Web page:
A Venezuela court has launched the trial of six American oil executives jailed well over two years after being lured to the South American nation and arrested on corruption charges, an attorney confirmed on Friday.
The lingering case appears to have taken a new sense of urgency, which defence attorney Jesus Loreto credited to former New Mexico Governor Bill Richardson’s recent meeting with President Nicolas Maduro in Caracas.
“We remain very hopeful that things will improve quickly,” Loreto said following the trial’s opening day Thursday. “Yesterday demonstrated a very clear interest in moving the process forward, and rapidly.”
Loreto said a positive sign was his ability to meet with his client, Tomeu Vadell, for the first time in six months. Each of the accused men said they had been treated with “dignity and decorum”, despite having their constitutional rights violated by being held for two years without a trial, Loreto said.
Their ordeal began just before Thanksgiving 2017, when the six executives of Houston-based Citgo got a call from the head of state-run Venezuelan oil giant Petroleos de Venezuela or PDVSA, Citgo’s parent company, summoning them to Caracas for a last-minute budget meeting.
Once they arrived, armed and masked security agents burst into a conference room and arrested them on embezzlement charges stemming from a never-executed proposal to refinance some $4bn in Citgo bonds by offering a 50 percent stake in the company as collateral. Maduro at the time accused them of “treason”.
The men are Gustavo Cardenas, Jorge Toledo, Tomeu Vadell, Jose Luis Zambrano, Alirio Zambrano and Jose Pereira. Five of them are Venezuelan-Americans with deep roots in Texas and Louisiana, and one is a permanent United States resident.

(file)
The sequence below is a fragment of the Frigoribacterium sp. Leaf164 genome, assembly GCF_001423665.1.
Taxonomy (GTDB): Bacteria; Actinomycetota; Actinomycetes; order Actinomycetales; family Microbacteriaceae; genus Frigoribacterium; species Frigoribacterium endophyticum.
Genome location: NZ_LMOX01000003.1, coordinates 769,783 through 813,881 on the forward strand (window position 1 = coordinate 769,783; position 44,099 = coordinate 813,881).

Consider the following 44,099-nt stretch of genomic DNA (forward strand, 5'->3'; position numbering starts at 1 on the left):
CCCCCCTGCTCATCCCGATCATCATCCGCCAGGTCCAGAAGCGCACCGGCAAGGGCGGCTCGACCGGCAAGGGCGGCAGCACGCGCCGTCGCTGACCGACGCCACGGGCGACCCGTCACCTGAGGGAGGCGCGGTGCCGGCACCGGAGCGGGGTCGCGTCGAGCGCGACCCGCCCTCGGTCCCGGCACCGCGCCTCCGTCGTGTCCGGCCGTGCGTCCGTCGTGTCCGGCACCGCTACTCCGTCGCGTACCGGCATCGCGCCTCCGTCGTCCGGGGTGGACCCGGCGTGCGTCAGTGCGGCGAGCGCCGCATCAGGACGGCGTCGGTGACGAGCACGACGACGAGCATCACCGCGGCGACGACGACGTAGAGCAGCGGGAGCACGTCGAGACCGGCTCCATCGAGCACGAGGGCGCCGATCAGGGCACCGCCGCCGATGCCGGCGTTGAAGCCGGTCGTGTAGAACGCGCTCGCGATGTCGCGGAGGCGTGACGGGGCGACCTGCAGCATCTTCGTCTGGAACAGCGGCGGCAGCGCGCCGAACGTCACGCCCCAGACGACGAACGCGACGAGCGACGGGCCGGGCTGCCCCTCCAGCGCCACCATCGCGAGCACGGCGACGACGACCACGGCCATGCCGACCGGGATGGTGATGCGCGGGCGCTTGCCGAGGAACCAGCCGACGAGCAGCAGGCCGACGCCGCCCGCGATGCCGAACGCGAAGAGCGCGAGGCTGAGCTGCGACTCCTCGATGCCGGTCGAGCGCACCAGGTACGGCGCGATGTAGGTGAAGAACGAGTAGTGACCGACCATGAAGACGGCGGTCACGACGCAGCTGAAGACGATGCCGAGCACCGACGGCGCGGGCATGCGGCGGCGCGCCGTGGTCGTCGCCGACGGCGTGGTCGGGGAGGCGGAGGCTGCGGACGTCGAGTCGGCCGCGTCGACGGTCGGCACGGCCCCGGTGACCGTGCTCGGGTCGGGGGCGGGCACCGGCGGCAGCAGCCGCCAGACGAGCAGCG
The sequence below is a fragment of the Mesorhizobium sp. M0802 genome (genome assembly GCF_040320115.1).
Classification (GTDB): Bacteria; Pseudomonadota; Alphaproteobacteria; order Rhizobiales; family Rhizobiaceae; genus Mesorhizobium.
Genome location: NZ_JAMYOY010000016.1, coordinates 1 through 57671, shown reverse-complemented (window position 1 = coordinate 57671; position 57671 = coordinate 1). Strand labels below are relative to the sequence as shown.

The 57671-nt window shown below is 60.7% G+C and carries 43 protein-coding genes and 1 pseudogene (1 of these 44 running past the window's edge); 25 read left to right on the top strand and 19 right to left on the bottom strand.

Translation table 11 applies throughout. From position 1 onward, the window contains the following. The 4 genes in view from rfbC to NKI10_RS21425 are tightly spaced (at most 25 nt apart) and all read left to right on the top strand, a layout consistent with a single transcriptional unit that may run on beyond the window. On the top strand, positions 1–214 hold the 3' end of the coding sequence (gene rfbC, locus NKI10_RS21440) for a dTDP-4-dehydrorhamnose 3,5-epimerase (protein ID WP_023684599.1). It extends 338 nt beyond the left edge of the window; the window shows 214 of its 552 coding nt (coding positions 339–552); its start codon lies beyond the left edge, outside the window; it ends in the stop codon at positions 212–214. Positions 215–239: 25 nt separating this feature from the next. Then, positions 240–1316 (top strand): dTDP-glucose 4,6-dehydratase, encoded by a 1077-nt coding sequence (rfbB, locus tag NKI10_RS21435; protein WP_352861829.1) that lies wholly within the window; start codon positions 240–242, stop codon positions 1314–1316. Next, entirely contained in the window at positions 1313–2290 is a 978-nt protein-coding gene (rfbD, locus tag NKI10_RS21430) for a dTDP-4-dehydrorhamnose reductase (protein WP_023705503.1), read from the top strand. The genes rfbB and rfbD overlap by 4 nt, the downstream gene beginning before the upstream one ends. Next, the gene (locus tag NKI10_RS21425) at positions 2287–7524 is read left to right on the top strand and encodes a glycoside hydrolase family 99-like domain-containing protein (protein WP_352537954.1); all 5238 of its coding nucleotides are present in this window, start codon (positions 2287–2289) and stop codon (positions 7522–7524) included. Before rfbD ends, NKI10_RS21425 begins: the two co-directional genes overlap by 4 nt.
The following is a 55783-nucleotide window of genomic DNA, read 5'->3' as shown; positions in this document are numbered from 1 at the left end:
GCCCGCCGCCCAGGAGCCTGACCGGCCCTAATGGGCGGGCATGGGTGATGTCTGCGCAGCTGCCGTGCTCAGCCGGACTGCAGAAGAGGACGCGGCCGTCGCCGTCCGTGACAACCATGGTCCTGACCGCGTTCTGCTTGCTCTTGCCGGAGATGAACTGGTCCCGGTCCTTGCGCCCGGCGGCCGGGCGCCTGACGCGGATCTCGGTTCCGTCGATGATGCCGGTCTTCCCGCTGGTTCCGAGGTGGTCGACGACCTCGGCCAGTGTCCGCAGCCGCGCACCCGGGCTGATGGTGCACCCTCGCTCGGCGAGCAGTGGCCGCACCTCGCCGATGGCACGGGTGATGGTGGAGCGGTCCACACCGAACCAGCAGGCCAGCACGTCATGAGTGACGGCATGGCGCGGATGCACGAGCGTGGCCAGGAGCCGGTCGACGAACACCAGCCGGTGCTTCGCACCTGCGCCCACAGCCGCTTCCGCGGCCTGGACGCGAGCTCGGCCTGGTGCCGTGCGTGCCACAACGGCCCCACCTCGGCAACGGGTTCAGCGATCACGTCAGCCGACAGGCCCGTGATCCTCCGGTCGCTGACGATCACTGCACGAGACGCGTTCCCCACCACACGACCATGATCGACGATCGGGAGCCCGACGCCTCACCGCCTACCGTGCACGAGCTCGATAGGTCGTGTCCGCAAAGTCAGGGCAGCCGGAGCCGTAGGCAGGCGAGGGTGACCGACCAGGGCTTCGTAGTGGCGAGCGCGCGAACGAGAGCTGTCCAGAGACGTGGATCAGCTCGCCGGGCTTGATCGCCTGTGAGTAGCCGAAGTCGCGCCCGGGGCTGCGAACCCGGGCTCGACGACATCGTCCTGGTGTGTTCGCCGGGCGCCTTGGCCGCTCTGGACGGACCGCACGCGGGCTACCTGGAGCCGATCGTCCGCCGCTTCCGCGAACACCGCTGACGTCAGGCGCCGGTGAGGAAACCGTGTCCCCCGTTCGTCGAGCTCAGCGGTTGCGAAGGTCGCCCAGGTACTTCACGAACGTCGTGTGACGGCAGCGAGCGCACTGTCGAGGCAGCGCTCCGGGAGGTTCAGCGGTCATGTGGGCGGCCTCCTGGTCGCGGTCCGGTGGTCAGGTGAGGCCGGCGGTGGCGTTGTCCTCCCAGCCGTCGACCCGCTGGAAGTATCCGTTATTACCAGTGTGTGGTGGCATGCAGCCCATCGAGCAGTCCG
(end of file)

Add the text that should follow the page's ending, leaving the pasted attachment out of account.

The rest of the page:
They have been held much of the time at the Helicoide Central Penitentiary – a feared Caracas prison operated by Venezuela’s intelligence police.
The trial of the six men plays out amid hostility between Washington and Caracas. The administration of US President Donald Trump last year threw its support behind opposition leader Juan Guaido, who declared he was Venezuela’s legitimate president, vowing to oust Maduro.
Guaido blames Maduro for the once-wealthy nation’s economic and social collapse, while the socialist leader says Washington is manipulating Guaido to steal the nation’s vast oil wealth.
For his part, Richardson in mid-July made a humanitarian visit to Venezuela to urge Maduro to release the men. He left without winning their freedom, but officials later put two of them – Cardenas and Toledo – on house arrest in Caracas, while the other four remained in jail.
Richardson, a former US ambassador to the United Nations during the administration of US President Bill Clinton, has opened diplomatic back channels to several hostile governments, including Iran, Cuba and North Korea, to win the release of some 40 Americans.
Two other US citizens jailed in Venezuela – Luke Denman and Airan Berry – are former Green Berets who were arrested in May while participating in a botched raid organised in neighbouring Colombia to oust Maduro.
Defence attorney Loreto maintains that his client, Vadell, is innocent of the charges and should be freed to return home to his family in the US.
“There’s no proof, not one bit of proof that they have against Tomeu Vadell,” Loreto said. “Not direct or indirect.”
The opposition-led National Assembly tweeted Thursday that an outbreak of the novel coronavirus in the Helicoide prison has sickened other inmates it regards as political prisoners. It demanded that the Office of the United Nations High Commissioner for Human Rights be allowed to inspect the lockup.
“It’s urgent that a commission be allowed entry to evaluate the situation of political prisoners,” the National Assembly tweeted. “In addition to being innocent and suffering torture, their health is being ignored in the midst of a pandemic.”